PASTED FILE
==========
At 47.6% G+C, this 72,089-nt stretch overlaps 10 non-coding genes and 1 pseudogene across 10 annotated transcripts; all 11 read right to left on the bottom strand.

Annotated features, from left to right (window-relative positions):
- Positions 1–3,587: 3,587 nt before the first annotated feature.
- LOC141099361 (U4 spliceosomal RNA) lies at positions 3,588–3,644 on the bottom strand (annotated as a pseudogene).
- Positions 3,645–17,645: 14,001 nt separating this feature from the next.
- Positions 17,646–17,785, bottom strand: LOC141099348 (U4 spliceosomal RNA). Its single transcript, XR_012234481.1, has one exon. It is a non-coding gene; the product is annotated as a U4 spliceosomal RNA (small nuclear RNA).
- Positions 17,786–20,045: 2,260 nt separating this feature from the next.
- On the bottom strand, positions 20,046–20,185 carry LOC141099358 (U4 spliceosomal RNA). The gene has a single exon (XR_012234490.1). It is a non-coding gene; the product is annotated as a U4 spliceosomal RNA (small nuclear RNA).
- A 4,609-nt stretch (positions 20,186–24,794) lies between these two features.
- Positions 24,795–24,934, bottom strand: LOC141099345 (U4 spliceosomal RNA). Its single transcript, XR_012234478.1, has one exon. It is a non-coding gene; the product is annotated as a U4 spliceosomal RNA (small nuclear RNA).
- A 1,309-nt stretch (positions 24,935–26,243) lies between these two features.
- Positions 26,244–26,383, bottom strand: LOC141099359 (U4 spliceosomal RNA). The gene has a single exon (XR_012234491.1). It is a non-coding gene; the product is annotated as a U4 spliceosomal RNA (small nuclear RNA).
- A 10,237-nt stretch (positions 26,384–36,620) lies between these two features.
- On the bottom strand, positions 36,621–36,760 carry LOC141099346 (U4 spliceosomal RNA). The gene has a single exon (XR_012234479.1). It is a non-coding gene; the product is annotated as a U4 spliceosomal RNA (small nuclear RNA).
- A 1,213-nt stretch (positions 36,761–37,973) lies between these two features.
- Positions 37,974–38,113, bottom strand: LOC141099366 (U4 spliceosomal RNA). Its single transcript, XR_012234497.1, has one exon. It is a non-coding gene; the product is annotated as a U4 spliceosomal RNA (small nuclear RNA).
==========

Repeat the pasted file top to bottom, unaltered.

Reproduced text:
At 47.6% G+C, this 72,089-nt stretch overlaps 10 non-coding genes and 1 pseudogene across 10 annotated transcripts; all 11 read right to left on the bottom strand.

Annotated features, from left to right (window-relative positions):
- Positions 1–3,587: 3,587 nt before the first annotated feature.
- LOC141099361 (U4 spliceosomal RNA) lies at positions 3,588–3,644 on the bottom strand (annotated as a pseudogene).
- Positions 3,645–17,645: 14,001 nt separating this feature from the next.
- Positions 17,646–17,785, bottom strand: LOC141099348 (U4 spliceosomal RNA). Its single transcript, XR_012234481.1, has one exon. It is a non-coding gene; the product is annotated as a U4 spliceosomal RNA (small nuclear RNA).
- Positions 17,786–20,045: 2,260 nt separating this feature from the next.
- On the bottom strand, positions 20,046–20,185 carry LOC141099358 (U4 spliceosomal RNA). The gene has a single exon (XR_012234490.1). It is a non-coding gene; the product is annotated as a U4 spliceosomal RNA (small nuclear RNA).
- A 4,609-nt stretch (positions 20,186–24,794) lies between these two features.
- Positions 24,795–24,934, bottom strand: LOC141099345 (U4 spliceosomal RNA). Its single transcript, XR_012234478.1, has one exon. It is a non-coding gene; the product is annotated as a U4 spliceosomal RNA (small nuclear RNA).
- A 1,309-nt stretch (positions 24,935–26,243) lies between these two features.
- Positions 26,244–26,383, bottom strand: LOC141099359 (U4 spliceosomal RNA). The gene has a single exon (XR_012234491.1). It is a non-coding gene; the product is annotated as a U4 spliceosomal RNA (small nuclear RNA).
- A 10,237-nt stretch (positions 26,384–36,620) lies between these two features.
- On the bottom strand, positions 36,621–36,760 carry LOC141099346 (U4 spliceosomal RNA). The gene has a single exon (XR_012234479.1). It is a non-coding gene; the product is annotated as a U4 spliceosomal RNA (small nuclear RNA).
- A 1,213-nt stretch (positions 36,761–37,973) lies between these two features.
- Positions 37,974–38,113, bottom strand: LOC141099366 (U4 spliceosomal RNA). Its single transcript, XR_012234497.1, has one exon. It is a non-coding gene; the product is annotated as a U4 spliceosomal RNA (small nuclear RNA).